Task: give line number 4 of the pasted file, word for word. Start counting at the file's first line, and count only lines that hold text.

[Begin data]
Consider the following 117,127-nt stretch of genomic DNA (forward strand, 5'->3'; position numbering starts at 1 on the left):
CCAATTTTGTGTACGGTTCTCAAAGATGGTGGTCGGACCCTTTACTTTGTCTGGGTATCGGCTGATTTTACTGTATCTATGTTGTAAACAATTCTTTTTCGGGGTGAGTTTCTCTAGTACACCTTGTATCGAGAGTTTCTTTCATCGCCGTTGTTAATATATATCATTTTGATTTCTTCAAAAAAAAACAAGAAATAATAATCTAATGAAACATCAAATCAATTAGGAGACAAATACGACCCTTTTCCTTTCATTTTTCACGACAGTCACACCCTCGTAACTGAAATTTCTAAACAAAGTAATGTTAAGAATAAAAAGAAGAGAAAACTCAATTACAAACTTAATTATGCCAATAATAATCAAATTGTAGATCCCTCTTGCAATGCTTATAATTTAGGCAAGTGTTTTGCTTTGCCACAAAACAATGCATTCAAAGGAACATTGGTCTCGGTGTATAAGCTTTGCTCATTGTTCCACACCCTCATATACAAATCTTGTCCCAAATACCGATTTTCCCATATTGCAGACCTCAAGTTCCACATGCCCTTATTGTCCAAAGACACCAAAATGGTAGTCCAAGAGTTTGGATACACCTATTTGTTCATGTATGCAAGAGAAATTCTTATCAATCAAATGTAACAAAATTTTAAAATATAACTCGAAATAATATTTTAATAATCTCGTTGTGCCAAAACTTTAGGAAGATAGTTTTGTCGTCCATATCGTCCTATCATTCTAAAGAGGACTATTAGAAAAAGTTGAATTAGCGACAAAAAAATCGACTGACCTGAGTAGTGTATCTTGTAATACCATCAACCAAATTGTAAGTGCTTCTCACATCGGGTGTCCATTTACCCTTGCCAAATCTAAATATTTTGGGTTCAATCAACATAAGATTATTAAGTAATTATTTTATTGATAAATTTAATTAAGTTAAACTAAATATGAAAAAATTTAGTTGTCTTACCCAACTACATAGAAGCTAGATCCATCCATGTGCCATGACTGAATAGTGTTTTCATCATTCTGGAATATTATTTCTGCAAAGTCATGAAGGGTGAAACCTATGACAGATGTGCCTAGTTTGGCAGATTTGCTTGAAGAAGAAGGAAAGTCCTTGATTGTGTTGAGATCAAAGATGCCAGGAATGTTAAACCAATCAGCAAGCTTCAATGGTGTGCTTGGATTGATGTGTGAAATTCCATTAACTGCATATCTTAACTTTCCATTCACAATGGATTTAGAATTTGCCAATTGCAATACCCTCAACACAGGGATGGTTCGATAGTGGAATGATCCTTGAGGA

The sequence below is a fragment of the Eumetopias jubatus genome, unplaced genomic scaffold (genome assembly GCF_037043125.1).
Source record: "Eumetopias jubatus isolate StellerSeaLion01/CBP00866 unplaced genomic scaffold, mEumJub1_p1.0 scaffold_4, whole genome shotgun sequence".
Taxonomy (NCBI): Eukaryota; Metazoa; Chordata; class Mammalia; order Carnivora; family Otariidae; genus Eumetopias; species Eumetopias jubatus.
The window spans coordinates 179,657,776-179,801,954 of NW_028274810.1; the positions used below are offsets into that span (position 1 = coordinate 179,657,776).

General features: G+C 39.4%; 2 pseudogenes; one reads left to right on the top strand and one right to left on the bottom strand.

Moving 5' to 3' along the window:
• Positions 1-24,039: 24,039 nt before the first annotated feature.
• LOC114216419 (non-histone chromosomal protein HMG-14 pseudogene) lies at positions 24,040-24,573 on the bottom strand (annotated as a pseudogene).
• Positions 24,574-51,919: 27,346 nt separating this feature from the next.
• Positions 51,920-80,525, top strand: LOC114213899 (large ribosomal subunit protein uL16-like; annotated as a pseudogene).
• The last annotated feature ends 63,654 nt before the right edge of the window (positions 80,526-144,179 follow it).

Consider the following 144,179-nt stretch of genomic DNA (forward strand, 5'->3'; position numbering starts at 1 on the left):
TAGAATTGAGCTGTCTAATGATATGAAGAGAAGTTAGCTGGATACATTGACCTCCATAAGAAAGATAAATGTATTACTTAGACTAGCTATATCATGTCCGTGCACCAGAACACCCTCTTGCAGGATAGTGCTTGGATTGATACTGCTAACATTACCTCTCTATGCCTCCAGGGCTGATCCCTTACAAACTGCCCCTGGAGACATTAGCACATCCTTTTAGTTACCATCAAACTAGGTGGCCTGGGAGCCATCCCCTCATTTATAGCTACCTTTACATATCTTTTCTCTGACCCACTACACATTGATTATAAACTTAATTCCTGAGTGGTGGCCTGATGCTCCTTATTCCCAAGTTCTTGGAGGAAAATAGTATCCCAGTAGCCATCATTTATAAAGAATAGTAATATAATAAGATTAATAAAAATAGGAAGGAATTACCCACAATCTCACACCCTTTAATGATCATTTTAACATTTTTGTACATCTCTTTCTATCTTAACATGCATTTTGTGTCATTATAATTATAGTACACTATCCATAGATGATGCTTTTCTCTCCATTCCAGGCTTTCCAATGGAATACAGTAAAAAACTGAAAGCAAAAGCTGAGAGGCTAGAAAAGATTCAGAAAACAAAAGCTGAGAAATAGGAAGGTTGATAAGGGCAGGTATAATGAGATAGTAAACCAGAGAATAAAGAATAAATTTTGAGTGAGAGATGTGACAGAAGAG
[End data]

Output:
Source record: "Eumetopias jubatus isolate StellerSeaLion01/CBP00866 unplaced genomic scaffold, mEumJub1_p1.0 scaffold_4, whole genome shotgun sequence".